Skip to comments.When Real Judicial Conservatives Attack [Dover ID opinion]
Posted on 01/09/2006 8:26:54 AM PST by PatrickHenry
If theres anything to be learned from the intelligent design debate, its that branding activist judges is the hobby of bitter losers.
For those who care about the fight over evolution in biology classrooms, Christmas came five days early when the Kitzmiller v. Dover Area School District ruling was handed down. In his decision, Judge John E. Jones III ruled that not only is the theory of intelligent design religion poorly dressed in science language, teaching it in class is an outright violation of the First Amendment.
The ruling was a concise and devastating demonstration of how law, precedent and evidence can come together to drive complete nonsense out of the courtroom. But if the aftermath of the event proves anything, it proves that nine times out of 10, if someone accuses a judge of being an activist, it is because he disagrees with the ruling and wants to make it clear to like-minded followers that they only lost because the liberals are keeping them down. Gratuitous overuse has, in just a few short years, turned the phrase judicial activism from a description of an actual problem in the legal system into a catch-all keyword for any ruling that social conservatives dislike.
During the months between the initial suit and the final decision, a high-powered law firm from Chicago volunteered some of its best to represent the plaintiffs pro bono, defenders of evolution and intelligent design mobilized, and few people really cared other than court watchers, biology nerds and a suspicious number of creationist groups. The trial went well for the plaintiffs: Their witnesses and evidence were presented expertly and professionally, and it never hurts when at least two of the witnesses for the defense are caught perjuring themselves in their depositions. Advocates for teaching actual science in school science classes were fairly confident that Jones was going to rule in their favor.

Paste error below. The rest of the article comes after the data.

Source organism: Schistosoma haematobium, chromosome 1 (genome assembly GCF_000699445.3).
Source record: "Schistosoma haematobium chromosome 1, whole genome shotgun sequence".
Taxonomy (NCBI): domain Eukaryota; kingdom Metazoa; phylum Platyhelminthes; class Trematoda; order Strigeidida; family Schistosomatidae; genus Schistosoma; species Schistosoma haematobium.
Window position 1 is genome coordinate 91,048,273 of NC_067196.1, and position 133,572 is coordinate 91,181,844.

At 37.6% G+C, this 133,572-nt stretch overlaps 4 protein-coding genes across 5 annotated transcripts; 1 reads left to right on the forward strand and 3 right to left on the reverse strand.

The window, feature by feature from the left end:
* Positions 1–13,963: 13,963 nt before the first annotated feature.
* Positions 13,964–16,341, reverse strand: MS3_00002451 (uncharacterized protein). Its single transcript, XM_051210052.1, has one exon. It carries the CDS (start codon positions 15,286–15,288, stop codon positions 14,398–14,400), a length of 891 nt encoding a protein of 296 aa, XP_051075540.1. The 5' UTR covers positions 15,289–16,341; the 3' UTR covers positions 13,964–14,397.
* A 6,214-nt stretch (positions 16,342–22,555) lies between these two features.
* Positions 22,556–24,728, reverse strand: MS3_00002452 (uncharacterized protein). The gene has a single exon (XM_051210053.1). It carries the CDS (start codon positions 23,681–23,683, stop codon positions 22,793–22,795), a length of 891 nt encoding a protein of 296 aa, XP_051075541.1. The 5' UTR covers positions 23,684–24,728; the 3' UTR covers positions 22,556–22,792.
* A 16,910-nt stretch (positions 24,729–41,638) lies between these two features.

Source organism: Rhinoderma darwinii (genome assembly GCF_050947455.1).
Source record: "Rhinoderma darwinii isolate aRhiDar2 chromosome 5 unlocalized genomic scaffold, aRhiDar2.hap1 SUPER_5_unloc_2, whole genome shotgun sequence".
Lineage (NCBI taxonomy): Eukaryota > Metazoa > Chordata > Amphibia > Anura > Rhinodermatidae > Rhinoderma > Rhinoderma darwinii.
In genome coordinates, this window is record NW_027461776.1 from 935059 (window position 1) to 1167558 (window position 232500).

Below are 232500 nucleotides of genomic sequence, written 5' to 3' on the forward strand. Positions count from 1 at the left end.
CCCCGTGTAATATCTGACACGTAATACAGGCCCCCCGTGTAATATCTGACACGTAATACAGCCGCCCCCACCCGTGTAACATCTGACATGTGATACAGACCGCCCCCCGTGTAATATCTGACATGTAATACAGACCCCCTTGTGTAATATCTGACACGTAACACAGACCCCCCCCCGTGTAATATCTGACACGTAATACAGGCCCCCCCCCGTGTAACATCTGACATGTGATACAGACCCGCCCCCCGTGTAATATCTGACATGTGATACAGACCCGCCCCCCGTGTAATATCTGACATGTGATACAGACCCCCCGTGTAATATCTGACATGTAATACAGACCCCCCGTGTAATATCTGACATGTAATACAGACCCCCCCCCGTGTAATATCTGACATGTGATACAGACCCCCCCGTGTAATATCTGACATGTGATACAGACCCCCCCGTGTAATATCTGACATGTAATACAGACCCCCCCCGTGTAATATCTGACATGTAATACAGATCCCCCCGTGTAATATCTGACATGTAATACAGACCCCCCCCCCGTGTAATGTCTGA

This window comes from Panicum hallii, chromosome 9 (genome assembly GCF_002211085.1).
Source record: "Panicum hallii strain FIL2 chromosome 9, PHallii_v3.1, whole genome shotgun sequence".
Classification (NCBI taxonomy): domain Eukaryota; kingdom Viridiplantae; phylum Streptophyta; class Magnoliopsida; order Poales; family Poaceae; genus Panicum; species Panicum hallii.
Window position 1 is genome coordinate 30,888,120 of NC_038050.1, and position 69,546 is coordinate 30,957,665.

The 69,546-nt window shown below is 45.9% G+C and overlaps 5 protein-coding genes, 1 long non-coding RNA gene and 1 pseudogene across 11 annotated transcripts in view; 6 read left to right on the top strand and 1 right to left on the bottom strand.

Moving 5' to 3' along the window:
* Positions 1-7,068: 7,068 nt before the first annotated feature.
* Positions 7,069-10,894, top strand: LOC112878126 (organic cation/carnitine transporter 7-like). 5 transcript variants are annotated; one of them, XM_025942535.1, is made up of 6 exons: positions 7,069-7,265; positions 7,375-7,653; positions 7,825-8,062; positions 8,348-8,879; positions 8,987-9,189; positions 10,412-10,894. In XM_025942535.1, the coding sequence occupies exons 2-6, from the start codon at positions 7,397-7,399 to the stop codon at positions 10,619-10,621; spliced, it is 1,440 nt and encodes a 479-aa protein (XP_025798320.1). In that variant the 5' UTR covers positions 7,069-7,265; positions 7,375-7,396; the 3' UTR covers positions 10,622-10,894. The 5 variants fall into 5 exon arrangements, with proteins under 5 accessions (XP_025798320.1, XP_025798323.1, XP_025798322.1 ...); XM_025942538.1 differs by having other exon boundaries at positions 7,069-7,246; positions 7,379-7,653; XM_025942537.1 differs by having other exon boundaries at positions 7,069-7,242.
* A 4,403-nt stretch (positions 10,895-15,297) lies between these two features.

When it came, the ruling was significant enough to earn a slightly wider audience than the aforementioned court watchers, biology nerds and creationists. What drew interest from newcomers was not the minutiae of the trial, but the scope of Jones ruling and the scorn for the Dover School Boards actions that practically radiated off the pages. He ruled both that intelligent design was a religious idea, and that teaching it in a science class was an unconstitutional establishment of religion by the state. He didnt stop there, however.
It is ironic, he wrote, that several of these individuals, who so staunchly and proudly touted their religious convictions in public, would time and again lie to cover their tracks and disguise the real purpose behind the intelligent design policy.
Such harsh language might provoke some sympathy for intelligent design advocates, if they hadnt immediately demonstrated how much they deserved it by responding not with scientific arguments for intelligent design or legal precedent to contradict Jones ruling but with ridiculous name-calling. The Discovery Institute, the leading center of ID advocacy, referred to Jones as an activist judge with delusions of grandeur. Bill OReilly also brought out the A word on his show. Richard Land, spokesman for the Southern Baptist Conventions Ethics and Religious Liberty Commission and noted drama queen, declared him the poster child for a half-century secularist reign of terror. The American Family Association, having apparently read a different ruling than the rest of America, insisted that judges were so eager to keep God out of schools that they would throw out even scientific evidence for Him. Funny how so many creationist groups seemed to have missed the memo that intelligent design isnt supposed to be about God at all.
It was depressingly predictable that the intelligent design crowd would saturate the Internet with cries of judicial activism regardless of the actual legal soundness of the ruling. In only a few years, intellectually lazy political leaders have morphed an honest problem in the judiciary that deserves serious debate into shorthand for social conservatisms flavor of the week. The phrase has been spread around so much and applied to so many people that it only has meaning within the context of someones rant. It is the politico-speak equivalent of dude.
Only when one learns that Jones was appointed by George W. Bush and had conservative backers that included the likes of Tom Ridge and Rick Santorum can one appreciate how indiscriminately the term is thrown around. Jones is demonstrably a judicial conservative. In fact, hes the kind of strict constructionist that social conservatives claim to want on the bench. Their mistake is in assuming that the law and their ideology must necessarily be the same thing.
In the end, no one could defend Jones better than he did himself. He saw the breathless accusations of judicial activism coming a mile away, and refuted them within the text of the ruling. In his conclusion he wrote: